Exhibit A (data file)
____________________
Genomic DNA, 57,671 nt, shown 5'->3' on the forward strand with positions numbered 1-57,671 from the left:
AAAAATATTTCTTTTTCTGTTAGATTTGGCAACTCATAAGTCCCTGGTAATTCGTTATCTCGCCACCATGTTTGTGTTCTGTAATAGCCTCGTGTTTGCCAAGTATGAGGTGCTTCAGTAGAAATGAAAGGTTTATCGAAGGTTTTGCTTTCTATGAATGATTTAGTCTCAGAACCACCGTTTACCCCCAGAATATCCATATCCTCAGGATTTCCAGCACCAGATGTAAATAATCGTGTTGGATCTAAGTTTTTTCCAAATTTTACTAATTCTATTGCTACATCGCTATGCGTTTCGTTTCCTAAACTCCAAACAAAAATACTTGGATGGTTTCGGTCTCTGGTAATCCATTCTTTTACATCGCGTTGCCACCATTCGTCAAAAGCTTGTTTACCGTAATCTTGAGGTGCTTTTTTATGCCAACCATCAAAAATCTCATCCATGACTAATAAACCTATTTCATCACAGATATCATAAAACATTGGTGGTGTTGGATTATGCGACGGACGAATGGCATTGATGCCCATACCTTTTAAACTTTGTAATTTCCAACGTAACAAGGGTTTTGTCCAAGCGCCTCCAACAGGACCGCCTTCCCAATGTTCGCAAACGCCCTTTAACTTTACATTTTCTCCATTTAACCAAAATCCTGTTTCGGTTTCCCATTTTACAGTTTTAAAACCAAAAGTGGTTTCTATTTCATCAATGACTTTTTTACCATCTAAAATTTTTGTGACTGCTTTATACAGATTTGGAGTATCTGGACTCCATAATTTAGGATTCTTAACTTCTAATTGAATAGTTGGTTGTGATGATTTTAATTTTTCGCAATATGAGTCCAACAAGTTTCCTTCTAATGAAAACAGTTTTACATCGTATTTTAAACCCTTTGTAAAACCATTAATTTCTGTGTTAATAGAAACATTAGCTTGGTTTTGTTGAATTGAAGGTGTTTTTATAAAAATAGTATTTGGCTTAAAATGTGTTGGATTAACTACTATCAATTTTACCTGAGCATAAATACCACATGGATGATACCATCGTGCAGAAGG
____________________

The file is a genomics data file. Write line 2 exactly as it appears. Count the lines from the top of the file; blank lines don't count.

AAAAATATTTCTTTTTCTGTTAGATTTGGCAACTCATAAGTCCCTGGTAATTCGTTATCTCGCCACCATGTTTGTGTTCTGTAATAGCCTCGTGTTTGCCAAGTATGAGGTGCTTCAGTAGAAATGAAAGGTTTATCGAAGGTTTTGCTTTCTATGAATGATTTAGTCTCAGAACCACCGTTTACCCCCAGAATATCCATATCCTCAGGATTTCCAGCACCAGATGTAAATAATCGTGTTGGATCTAAGTTTTTTCCAAATTTTACTAATTCTATTGCTACATCGCTATGCGTTTCGTTTCCTAAACTCCAAACAAAAATACTTGGATGGTTTCGGTCTCTGGTAATCCATTCTTTTACATCGCGTTGCCACCATTCGTCAAAAGCTTGTTTACCGTAATCTTGAGGTGCTTTTTTATGCCAACCATCAAAAATCTCATCCATGACTAATAAACCTATTTCATCACAGATATCATAAAACATTGGTGGTGTTGGATTATGCGACGGACGAATGGCATTGATGCCCATACCTTTTAAACTTTGTAATTTCCAACGTAACAAGGGTTTTGTCCAAGCGCCTCCAACAGGACCGCCTTCCCAATGTTCGCAAACGCCCTTTAACTTTACATTTTCTCCATTTAACCAAAATCCTGTTTCGGTTTCCCATTTTACAGTTTTAAAACCAAAAGTGGTTTCTATTTCATCAATGACTTTTTTACCATCTAAAATTTTTGTGACTGCTTTATACAGATTTGGAGTATCTGGACTCCATAATTTAGGATTCTTAACTTCTAATTGAATAGTTGGTTGTGATGATTTTAATTTTTCGCAATATGAGTCCAACAAGTTTCCTTCTAATGAAAACAGTTTTACATCGTATTTTAAACCCTTTGTAAAACCATTAATTTCTGTGTTAATAGAAACATTAGCTTGGTTTTGTTGAATTGAAGGTGTTTTTATAAAAATAGTATTTGGCTTAAAATGTGTTGGATTAACTACTATCAATTTTACCTGAGCATAAATACCACATGGATGATACCATCGTGCAGAAGG